10. Please, could You explain me why the rotationX params doesn't fit like rotationY & rotationZ in my 3D cube test?
  11. Hi there. I'm interested in doing step animation but using the smallest engine you have to offer for GSAP, which is TimelineLite (correct?) I was wondering if there was an equivelent to something like this http://codepen.io/anon/pen/yNpQEq But with GSAP? Really need a light weight solution as most sites are not allowing more than 40k zipped HTML5 packaged files still and CSS3 older browser doesn't compare to Greensocks.. I did see this http://codepen.io/MAW/pen/MYdwRP But TweenMax is HUGE. Halp? Thanks.
  12. Hello, I was trying to animate an inset boxShadow on an element and I saw something weird. If the element has an inset boxShadow and I tween to another inset boxShadow, the border goes outside the element. It works ok if I remove the inset on the Tween command. Example : http://plnkr.co/edit/x7OoyDcVdod2DQjB6HzP?p=preview Is this normal behaviour? Thank you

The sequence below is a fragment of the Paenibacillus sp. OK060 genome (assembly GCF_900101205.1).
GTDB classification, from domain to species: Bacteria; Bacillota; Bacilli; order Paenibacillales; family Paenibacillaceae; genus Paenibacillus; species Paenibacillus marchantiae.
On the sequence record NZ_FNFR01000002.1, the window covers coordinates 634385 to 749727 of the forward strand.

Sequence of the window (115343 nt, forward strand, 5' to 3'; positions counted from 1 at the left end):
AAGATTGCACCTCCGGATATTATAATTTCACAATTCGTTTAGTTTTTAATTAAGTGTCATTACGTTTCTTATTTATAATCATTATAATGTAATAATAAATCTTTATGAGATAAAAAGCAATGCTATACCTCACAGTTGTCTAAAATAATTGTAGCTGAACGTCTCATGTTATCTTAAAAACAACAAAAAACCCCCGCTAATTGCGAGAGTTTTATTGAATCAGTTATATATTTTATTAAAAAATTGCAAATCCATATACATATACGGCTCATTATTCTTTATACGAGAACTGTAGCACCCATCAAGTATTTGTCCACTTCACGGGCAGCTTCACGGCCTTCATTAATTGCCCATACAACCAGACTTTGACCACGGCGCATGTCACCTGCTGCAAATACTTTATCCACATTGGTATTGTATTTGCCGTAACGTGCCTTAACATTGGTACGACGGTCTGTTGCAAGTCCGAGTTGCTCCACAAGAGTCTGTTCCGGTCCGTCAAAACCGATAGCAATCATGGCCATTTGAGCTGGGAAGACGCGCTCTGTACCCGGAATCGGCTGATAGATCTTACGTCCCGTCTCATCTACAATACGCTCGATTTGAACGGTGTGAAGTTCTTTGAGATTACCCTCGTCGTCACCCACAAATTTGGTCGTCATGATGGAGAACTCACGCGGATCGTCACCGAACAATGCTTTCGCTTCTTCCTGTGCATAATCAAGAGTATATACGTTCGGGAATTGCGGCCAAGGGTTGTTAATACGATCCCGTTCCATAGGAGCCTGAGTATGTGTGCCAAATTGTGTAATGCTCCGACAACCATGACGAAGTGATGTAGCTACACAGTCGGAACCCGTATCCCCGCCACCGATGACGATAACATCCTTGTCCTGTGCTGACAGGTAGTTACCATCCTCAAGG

13. Hi all, This is my first time posting on these forums. I'm a regular browser but have yet to post! First off - love Greensock. It has transformed how I go about building and designing websites and applications due to the power of it. It really is awesome! My question today is quite broad, but if possible i'd love somebody to point me in the right direction as to how to complete it. I was wondering what's the best method to use a hover state to navigate around a div, both horizontally and vertically through CSS transforms. Would you have to give the div a strict width and height then navigate around that? The effect I'm looking to replicate is used here - http://www.jakobdeboer.com/gallery/series/ which i've noticed uses tweenmax to scroll through the div. I know this isn't a very specific question, but if somebody could point me in the right direction I'd be very grateful. Thanks, Oliver